Tuesday, October 21, 2008
I feel like everyone else my age has gotten their crap together by now. They know who they are, what they want to be, most have found a partner in life and have at least some sort of plan for their lives. Me? Well, if I make it successfully through one day without breaking down crying and get half the things done on that particular day that need to be done, well - that's success for me. I kind of feel like Dorothy in the tornado. There's nothing sturdy to hold on to, I don't know where I'm being blown to, and I certainly don't know what's going to happen next. I feel like everything is out of my control.
Part of this is because I've had a totally craptastic couple of weeks down here. Let me give you a recap:
- Last week, instead of getting the raise I was really hoping for and desperately needing, I was instead told that I'm on probation and I'll find out in January if I still have a job.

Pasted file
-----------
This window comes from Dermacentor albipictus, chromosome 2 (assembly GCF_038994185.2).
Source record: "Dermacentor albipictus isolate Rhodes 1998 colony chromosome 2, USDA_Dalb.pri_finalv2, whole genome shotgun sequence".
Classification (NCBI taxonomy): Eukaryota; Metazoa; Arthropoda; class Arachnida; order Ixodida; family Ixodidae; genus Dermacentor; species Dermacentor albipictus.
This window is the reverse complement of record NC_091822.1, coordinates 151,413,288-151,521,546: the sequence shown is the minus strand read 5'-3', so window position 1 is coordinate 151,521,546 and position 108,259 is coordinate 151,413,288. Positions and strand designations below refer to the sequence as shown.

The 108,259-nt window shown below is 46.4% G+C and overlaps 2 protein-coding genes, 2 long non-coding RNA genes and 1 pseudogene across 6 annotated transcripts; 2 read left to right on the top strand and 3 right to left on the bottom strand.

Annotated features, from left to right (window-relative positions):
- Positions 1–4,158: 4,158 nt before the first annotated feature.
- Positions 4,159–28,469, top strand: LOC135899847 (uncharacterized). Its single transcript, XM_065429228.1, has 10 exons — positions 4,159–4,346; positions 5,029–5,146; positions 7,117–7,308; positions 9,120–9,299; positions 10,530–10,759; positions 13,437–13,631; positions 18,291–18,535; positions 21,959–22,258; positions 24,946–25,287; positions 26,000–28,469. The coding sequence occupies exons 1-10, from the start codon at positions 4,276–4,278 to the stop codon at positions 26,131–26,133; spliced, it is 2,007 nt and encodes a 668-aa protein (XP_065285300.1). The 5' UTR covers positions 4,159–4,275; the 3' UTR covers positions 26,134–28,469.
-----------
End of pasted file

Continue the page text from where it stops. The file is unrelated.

- I found out my request for an appeal with Jamie's insurance has been denied; which means that starting next month, I have a 923% increase in the copay amounts I have to pay for Jamie's doctor visits and medicines. What was once costing me less than $20 a month will now cost me a little over $200. That's money I don't have, folks.
- I came to the realization that - between soon-to-be-higher medical costs for Jamie and my own bills, there probably won't be any presents at Christmas this year. I know that Christmas isn't about presents, it's about Jesus, and family, and love. But - oh - how it hurts to know I can't give Jamie what he wants this year!
- My roommate informed me she's going back on her agreement with me to share bills and split rent until we're out of school and will be moving out when the lease is up at the end of January. She's going back on her word because she's more broke than I am, which a part of me can understand. However, this puts me in a major bind because -